There has been some improvement in the way disability is perceived by the general public. However, we still have a long way to go to address issues for those with disabilities in terms of access to services and with managing financial difficulties.
A survey conducted by Scope, a national disability charity, indicated that the percentage of disabled students bullied at school declined from 47% in 1994 to 38% in 2014. However, the same survey found that there had been an increase in the percentage of those with disabilities turned away from public places from 34% in 1994 to 49% in 2014. A similar concern arose in terms of those with disabilities expressing concerns about being unable to makes ends meet - 39% in 1994 rising to 49% in 2014.
Many have turned to the use of credit cards and loans to pay for essential items such as food and clothing. There has also been considerable use of food banks to meet basic nutritional need. It is well documented evidence that those with disabilities spend on average £550 more per month on disability related costs such as increased heating bills, purchasing privately sourced equipment to aid mobility and paying for taxis to help with getting about due to the lack of or inadequacies of community transport services.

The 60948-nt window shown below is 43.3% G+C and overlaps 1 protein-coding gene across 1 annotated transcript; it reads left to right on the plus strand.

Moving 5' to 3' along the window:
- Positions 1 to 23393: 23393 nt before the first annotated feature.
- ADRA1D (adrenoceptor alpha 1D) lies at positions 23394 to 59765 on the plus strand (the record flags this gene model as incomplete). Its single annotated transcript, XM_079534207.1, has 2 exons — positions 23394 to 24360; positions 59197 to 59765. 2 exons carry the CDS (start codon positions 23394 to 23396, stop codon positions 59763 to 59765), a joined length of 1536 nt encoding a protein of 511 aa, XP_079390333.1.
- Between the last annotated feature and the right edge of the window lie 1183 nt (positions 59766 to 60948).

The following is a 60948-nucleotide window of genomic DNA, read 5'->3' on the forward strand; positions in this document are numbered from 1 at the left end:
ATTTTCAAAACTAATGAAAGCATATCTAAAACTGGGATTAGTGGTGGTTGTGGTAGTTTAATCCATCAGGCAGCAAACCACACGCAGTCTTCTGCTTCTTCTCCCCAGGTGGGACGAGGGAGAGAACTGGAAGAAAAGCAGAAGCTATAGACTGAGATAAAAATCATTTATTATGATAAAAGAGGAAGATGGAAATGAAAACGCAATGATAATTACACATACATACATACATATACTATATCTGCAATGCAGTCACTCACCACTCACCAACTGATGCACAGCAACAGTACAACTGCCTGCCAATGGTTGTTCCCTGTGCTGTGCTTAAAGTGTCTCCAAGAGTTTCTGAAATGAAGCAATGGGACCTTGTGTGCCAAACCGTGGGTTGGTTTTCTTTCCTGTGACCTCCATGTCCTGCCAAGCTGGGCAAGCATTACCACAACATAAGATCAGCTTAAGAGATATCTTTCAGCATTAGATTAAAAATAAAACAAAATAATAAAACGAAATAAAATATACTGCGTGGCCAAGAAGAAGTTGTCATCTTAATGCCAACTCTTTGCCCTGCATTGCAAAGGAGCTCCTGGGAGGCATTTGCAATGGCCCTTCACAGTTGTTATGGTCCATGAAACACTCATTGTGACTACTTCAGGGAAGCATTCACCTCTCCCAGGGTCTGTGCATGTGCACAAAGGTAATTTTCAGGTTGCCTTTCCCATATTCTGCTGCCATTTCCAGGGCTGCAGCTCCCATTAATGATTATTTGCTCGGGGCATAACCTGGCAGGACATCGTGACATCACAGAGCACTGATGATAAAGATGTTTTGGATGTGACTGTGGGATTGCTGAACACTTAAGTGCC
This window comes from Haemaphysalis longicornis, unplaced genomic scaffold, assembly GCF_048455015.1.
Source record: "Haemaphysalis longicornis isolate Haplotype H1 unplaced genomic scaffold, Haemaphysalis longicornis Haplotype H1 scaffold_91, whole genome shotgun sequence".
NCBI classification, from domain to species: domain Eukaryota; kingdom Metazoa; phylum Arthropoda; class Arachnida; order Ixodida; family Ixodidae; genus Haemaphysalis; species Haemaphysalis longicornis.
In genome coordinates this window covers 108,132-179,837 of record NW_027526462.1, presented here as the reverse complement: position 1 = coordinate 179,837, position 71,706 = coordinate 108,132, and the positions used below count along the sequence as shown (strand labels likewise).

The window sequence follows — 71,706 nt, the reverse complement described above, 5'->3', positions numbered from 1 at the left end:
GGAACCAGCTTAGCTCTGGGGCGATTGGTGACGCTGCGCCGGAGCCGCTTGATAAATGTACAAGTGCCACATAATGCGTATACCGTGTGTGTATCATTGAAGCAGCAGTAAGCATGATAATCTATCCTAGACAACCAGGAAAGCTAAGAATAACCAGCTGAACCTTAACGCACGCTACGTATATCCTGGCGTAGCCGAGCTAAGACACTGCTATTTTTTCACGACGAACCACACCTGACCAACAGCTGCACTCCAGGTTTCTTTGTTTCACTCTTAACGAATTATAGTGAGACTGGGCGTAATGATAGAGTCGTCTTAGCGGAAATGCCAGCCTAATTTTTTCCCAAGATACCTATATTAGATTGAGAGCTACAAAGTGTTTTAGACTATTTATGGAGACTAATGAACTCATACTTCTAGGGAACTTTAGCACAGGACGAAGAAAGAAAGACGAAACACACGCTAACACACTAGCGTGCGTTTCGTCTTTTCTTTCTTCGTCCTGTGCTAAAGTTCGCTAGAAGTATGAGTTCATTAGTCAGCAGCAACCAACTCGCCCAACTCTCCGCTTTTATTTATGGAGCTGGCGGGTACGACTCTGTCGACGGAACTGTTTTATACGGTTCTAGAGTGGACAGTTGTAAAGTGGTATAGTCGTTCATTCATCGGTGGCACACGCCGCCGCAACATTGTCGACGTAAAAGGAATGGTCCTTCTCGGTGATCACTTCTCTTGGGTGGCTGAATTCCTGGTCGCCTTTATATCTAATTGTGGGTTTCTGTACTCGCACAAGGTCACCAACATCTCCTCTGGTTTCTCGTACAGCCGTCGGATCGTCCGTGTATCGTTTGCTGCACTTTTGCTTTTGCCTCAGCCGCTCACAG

In my previous article, I outlined the steps the current Conservative government has taken to reduce the national debt. The consequence of such a deficit reduction strategy on individuals has no doubt affected by disability. These groups are affected in two different ways due to austerity measures: cuts in their benefit by the Department of Work and Pension (DWP) and the reduction of social care support provided by local authorities.
I am Ripon Ray, a qualified Debt Advisor for the last 5 years. This is my personal blog, all views are my own but the content is based on factual data available at the time of writing.